Metallic nanorod metamaterials, arrays of vertically aligned nanorods embedded in an alumina matrix (diameter ~80 nm, length 100-250 nm, period ~113 nm), have recently emerged as a flexible platform for applications in photonics, optoelectronics and sensing. The optical constants for these nanostructured materials are directly associated with their crystallinity. Controlling the crystallinity of these metamaterials in a fast manner has presented a new challenge. Here we show a laser annealing with a pulsed Nd:YAG laser (λ = 532 nm, FWHM 15 ns) to rapidly change the crystallinity of the metallic nanorods. The small column X-Ray diffraction characterization shows that not only the crystallinity of the metallic nanorods is changed, but also that evaporation of the metal occurs with laser annealing.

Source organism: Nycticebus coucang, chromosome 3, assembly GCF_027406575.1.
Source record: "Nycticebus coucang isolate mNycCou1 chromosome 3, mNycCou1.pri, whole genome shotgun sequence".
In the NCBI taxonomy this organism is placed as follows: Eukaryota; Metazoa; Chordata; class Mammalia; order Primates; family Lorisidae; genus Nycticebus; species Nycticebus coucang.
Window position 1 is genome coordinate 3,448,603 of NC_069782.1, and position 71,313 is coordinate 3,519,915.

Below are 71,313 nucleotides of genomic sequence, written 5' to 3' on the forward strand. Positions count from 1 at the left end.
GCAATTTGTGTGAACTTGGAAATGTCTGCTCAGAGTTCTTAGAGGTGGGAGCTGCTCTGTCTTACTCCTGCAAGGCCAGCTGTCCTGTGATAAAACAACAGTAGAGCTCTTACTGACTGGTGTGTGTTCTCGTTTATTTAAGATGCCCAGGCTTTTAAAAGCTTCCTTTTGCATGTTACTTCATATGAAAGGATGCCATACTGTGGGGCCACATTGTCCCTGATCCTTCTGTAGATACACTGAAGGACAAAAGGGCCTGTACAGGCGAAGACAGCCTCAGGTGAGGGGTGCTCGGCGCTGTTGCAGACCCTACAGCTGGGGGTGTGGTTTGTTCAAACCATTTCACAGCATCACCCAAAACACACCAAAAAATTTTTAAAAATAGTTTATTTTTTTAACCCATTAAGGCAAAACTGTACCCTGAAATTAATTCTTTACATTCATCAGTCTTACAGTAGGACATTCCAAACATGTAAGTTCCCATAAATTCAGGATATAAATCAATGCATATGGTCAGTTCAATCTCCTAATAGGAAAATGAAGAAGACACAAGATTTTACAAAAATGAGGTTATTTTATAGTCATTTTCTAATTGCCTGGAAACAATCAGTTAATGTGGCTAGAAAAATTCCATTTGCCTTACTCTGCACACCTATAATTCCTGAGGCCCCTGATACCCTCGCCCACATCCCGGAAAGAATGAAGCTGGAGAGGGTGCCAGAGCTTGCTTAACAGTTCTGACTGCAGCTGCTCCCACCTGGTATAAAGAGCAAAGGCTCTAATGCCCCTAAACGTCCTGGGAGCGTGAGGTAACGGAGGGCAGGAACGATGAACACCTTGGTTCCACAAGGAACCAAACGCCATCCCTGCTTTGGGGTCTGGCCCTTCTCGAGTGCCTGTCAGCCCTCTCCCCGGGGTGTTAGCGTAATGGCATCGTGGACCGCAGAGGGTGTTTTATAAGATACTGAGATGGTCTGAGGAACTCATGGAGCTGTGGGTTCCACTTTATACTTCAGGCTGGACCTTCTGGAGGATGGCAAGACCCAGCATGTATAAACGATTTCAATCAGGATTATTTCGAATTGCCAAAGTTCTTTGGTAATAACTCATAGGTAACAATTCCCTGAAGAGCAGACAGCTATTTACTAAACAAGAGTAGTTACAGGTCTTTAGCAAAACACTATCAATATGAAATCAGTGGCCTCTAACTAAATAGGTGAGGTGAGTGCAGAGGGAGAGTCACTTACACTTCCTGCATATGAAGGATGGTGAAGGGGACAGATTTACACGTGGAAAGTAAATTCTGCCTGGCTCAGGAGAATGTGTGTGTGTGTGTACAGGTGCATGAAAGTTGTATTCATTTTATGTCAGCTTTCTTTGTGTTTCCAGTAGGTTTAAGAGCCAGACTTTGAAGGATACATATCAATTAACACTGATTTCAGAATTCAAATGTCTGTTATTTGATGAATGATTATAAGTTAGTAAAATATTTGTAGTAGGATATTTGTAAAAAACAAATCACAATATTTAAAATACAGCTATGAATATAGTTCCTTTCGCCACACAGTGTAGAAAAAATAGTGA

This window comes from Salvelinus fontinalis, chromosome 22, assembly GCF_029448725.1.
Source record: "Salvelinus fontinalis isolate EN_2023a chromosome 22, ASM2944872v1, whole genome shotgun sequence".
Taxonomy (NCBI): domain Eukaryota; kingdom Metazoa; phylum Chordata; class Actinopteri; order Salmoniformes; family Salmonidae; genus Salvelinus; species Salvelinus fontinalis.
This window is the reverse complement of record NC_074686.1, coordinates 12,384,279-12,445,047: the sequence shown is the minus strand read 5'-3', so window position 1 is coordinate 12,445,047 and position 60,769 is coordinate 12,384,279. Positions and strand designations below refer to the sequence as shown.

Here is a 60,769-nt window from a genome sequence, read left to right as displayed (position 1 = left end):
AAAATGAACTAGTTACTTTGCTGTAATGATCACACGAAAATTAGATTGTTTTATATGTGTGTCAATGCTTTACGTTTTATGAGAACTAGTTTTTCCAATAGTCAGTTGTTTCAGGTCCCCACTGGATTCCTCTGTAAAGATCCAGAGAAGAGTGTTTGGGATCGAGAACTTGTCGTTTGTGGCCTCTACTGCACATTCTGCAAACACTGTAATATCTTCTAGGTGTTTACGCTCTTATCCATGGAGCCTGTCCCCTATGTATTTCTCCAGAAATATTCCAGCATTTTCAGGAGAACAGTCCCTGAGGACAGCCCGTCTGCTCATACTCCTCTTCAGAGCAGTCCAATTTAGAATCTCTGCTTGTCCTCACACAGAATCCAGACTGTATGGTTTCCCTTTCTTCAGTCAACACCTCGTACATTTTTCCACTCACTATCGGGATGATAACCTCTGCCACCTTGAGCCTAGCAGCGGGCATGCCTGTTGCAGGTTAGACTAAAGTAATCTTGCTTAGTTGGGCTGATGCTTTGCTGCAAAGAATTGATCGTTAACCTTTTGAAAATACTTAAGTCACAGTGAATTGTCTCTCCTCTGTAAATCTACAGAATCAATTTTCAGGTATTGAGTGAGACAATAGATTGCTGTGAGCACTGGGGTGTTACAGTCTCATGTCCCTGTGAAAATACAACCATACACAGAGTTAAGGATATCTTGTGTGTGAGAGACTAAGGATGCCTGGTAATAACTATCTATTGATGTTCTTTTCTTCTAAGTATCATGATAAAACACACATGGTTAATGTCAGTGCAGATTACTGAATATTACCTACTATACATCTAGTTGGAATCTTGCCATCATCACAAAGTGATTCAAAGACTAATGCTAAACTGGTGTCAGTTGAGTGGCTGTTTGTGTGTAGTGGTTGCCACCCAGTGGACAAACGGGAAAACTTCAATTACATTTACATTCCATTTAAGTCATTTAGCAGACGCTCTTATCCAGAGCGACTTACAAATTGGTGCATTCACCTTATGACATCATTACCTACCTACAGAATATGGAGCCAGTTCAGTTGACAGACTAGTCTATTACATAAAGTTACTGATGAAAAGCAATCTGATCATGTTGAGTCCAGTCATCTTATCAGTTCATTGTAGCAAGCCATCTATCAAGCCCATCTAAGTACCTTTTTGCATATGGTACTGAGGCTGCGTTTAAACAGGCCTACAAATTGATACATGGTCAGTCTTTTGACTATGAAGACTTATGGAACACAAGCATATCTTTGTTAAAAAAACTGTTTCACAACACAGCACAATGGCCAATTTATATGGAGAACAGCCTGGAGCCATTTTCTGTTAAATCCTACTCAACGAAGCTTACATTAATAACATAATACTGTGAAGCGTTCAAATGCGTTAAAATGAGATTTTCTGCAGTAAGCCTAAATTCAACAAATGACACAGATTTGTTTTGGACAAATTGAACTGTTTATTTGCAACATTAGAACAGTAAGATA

Metasurfaces provide great feasibilities for tailoring both propagation waves and surface plasmon polaritons (SPPs). Manipulation of SPPs with arbitrary complex field distribution is an important issue in integrated nanophotonics due to their capability of guiding waves with subwavelength footprint. Here, with metasurface composed of nano aperture arrays, a novel approach is proposed and experimentally demonstrated which can effectively manipulate complex amplitude of SPPs in the near-field regime. Positioning the azimuthal angles of nano aperture arrays and simultaneously tuning their geometric parameters, the phase and amplitude are controlled based on Pancharatnam-Berry phases and their individual transmission coefficients. For the verification of the proposed design, Airy plasmons and axisymmetric Airy beams are generated. The results of numerical simulations and near-field imaging are well consistent with each other. Besides, 2D dipole analysis is also applied for efficient simulations. This strategy of complex amplitude manipulation with metasurface can be used for potential applications in plasmonic beam shaping, integrated optoelectronic systems and surface wave holography.